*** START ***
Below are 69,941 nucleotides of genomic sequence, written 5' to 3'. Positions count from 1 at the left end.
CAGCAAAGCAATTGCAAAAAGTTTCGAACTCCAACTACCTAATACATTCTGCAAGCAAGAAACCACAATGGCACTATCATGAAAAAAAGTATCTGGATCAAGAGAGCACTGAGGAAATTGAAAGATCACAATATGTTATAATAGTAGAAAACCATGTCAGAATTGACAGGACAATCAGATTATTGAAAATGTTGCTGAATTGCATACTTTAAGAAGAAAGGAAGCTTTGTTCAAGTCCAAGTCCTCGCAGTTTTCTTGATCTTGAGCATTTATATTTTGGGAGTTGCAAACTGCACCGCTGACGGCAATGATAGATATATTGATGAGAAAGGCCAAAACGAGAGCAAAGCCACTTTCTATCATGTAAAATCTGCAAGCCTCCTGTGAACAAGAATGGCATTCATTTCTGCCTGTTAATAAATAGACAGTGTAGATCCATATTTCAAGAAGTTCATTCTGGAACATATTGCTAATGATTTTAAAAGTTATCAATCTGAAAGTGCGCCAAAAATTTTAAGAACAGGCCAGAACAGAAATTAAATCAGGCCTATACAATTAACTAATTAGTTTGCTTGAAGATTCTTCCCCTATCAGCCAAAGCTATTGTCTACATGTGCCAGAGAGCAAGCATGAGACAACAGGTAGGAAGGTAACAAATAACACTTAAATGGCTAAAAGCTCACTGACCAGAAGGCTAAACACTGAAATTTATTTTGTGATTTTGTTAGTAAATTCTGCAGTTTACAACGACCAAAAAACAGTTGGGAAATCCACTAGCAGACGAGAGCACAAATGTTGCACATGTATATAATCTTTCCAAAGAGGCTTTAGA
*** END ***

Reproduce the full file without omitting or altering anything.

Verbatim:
Below are 69,941 nucleotides of genomic sequence, written 5' to 3'. Positions count from 1 at the left end.
CAGCAAAGCAATTGCAAAAAGTTTCGAACTCCAACTACCTAATACATTCTGCAAGCAAGAAACCACAATGGCACTATCATGAAAAAAAGTATCTGGATCAAGAGAGCACTGAGGAAATTGAAAGATCACAATATGTTATAATAGTAGAAAACCATGTCAGAATTGACAGGACAATCAGATTATTGAAAATGTTGCTGAATTGCATACTTTAAGAAGAAAGGAAGCTTTGTTCAAGTCCAAGTCCTCGCAGTTTTCTTGATCTTGAGCATTTATATTTTGGGAGTTGCAAACTGCACCGCTGACGGCAATGATAGATATATTGATGAGAAAGGCCAAAACGAGAGCAAAGCCACTTTCTATCATGTAAAATCTGCAAGCCTCCTGTGAACAAGAATGGCATTCATTTCTGCCTGTTAATAAATAGACAGTGTAGATCCATATTTCAAGAAGTTCATTCTGGAACATATTGCTAATGATTTTAAAAGTTATCAATCTGAAAGTGCGCCAAAAATTTTAAGAACAGGCCAGAACAGAAATTAAATCAGGCCTATACAATTAACTAATTAGTTTGCTTGAAGATTCTTCCCCTATCAGCCAAAGCTATTGTCTACATGTGCCAGAGAGCAAGCATGAGACAACAGGTAGGAAGGTAACAAATAACACTTAAATGGCTAAAAGCTCACTGACCAGAAGGCTAAACACTGAAATTTATTTTGTGATTTTGTTAGTAAATTCTGCAGTTTACAACGACCAAAAAACAGTTGGGAAATCCACTAGCAGACGAGAGCACAAATGTTGCACATGTATATAATCTTTCCAAAGAGGCTTTAGA